France plans to keep growing women's game after World Cup disappointment
France players after the defeat against USA. Photo: AFP

“Back to Earth” was how sports daily L'Equipe put it after the host nation lost 2-1 to the holders in a quarter-final played out before a feverish crowd in Paris.

L'Equipe talked of “the disappointment of a shattered adventure” because coach Corinne Diacre's team had dreamt of emulating the men, World Cup winners in Russia last year and also winners as hosts in 1998.

The team had been desperate to make it to Lyon, where the semi-finals and final will be played and where seven of those who featured for France on Friday play their club football for Europe's top side.

Instead, France find themselves out of a fifth straight major tournament in the quarter-finals. To rub salt into the wounds, Friday's defeat had the knock-on effect of denying them a place at next year's Olympics.

Diacre had been set the objective of reaching the final, which always looked a daunting challenge once the draw raised the likelihood of an early meeting with the USA.

Amid the dejection on Friday, Diacre stated her wish to continue, and on Saturday French Football Federation (FFF) President Noel Le Graet confirmed she would stay.

“She will be in charge until the end of her contract, if not longer,” Le Graet told AFP.

That means until Euro 2021 in England at least, and the aim in France is to keep developing the women's game to give them a chance of one day going all the way.

The FFF hope the number of registered female players will reach 200,000 next year, an increase of almost 10 percent from present figures, but far from the two million registered male players.

They have also promised to invest 15 million euros into a post-World Cup “legacy” fund.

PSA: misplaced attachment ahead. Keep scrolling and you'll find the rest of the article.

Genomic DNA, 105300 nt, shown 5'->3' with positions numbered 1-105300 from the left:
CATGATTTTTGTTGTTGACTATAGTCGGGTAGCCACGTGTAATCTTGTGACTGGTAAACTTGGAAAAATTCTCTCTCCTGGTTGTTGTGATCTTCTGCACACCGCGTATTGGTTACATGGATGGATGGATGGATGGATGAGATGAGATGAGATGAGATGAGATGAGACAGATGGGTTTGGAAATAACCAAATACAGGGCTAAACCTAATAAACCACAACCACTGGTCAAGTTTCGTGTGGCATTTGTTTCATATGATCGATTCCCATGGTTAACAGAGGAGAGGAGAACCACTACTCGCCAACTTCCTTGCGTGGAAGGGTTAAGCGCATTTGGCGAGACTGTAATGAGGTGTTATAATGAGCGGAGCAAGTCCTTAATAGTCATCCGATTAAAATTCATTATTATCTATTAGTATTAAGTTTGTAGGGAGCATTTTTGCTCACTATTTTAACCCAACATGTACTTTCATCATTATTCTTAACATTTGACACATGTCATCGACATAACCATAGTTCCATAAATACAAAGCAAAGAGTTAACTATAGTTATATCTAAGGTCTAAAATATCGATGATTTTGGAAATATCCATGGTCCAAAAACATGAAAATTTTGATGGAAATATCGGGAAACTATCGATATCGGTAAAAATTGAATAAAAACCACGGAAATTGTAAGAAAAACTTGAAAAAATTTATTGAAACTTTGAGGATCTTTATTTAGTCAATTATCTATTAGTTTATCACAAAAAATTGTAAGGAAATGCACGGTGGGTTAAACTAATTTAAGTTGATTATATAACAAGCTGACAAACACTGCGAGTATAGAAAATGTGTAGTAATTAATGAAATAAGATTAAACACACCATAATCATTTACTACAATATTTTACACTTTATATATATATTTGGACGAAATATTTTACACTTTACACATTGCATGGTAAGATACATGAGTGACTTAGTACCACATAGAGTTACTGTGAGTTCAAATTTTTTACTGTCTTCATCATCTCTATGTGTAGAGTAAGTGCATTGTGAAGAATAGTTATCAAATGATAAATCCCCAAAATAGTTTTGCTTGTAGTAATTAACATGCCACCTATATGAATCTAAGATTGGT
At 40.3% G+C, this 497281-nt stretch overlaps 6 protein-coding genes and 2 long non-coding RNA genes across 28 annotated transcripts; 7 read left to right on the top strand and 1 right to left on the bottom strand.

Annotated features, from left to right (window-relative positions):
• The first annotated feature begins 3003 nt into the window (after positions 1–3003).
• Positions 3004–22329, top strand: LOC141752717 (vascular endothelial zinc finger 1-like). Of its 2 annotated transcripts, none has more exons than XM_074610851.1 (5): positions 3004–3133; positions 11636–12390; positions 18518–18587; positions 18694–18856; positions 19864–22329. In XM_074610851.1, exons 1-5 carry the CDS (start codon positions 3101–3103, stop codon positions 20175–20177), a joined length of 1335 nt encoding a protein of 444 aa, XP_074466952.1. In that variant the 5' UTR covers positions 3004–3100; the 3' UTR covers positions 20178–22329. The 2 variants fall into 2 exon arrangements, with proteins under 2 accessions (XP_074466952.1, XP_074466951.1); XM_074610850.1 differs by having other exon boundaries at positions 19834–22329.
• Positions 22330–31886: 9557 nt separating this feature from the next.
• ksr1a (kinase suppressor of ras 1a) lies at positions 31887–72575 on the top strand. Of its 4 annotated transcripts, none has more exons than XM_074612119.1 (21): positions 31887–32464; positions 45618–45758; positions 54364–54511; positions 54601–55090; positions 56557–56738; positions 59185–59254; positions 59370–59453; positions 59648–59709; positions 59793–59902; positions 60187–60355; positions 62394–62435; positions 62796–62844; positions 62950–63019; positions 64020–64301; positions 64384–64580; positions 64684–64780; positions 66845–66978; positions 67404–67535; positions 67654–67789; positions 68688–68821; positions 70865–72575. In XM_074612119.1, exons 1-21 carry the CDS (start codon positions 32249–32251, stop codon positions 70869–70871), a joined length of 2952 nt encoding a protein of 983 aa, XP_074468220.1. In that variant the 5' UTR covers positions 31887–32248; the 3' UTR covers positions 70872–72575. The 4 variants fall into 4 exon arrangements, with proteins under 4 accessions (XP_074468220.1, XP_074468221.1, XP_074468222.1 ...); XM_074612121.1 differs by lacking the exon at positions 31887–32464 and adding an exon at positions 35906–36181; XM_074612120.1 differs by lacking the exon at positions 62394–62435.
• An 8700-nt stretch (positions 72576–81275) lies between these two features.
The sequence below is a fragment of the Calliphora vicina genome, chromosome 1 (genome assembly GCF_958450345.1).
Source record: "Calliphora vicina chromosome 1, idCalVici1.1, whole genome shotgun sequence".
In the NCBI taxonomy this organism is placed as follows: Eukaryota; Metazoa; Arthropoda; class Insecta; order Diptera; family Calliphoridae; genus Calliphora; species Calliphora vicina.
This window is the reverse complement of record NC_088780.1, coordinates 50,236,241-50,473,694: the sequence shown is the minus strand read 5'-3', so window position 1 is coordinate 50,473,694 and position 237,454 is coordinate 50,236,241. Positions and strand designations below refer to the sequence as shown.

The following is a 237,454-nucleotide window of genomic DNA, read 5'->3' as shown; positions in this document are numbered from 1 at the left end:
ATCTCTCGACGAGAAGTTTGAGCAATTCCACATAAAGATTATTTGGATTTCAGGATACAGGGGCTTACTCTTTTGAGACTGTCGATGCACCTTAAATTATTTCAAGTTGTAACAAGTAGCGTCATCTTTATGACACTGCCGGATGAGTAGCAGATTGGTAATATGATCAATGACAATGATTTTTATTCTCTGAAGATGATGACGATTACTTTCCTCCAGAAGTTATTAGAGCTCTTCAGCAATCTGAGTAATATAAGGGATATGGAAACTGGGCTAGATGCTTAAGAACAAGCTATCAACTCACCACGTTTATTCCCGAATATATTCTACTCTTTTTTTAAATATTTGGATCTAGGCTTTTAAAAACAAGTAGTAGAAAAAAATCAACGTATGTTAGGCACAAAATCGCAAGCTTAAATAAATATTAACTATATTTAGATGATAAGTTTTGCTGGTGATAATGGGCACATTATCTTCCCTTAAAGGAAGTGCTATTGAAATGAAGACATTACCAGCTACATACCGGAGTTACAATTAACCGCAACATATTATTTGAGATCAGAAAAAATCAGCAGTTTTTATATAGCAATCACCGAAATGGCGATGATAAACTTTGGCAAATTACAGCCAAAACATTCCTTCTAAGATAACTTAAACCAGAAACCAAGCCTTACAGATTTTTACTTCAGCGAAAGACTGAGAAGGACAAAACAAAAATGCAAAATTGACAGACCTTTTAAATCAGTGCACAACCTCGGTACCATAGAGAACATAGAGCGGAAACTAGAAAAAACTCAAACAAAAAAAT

The interest in the women's game is there, as shown by television audiences during the World Cup, with 11.8 million watching the USA game on terrestrial TV.

However, translating that to an increased following in the women's domestic league will be a bigger challenge.

France games have drawn sell-out crowds at the World Cup, but in general attendances in domestic competition are modest at best, even if almost 26,000 saw powerhouses Lyon beat closest rivals Paris Saint-Germain earlier this year.

“We cannot go from so much enthusiasm now to league matches on poor pitches with only 120 fans,” said Le Graet. “We all need to make an effort and we will.”

Matches are televised, but like elsewhere income remains light years from rights deals in the men's game — a new sponsorship contract for the 12-club top flight with chemicals company Arkema is worth one million euros per season for three years.

Average salaries are reportedly around 3,500 euros per month, although stars like Amandine Henry and Wendie Renard are believed to earn almost 10 times that at Lyon, who have won the Champions League in the last four years. Again, those sums are dwarfed by the wages often on offer to the men.

“We need to keep putting money in, keep professionalising, because other countries are doing it and maybe that's why they are ahead of us,” warned Lyon and France forward Eugenie Le Sommer.

“We have a good league but unfortunately not every team is professional.

“There are countries who are ahead of us and we must catch up. Even Spain are putting lots of money in and we need to make sure we are not left behind.”

READ ALSO: France coach laments 'failure' as hosts knocked out of World Cup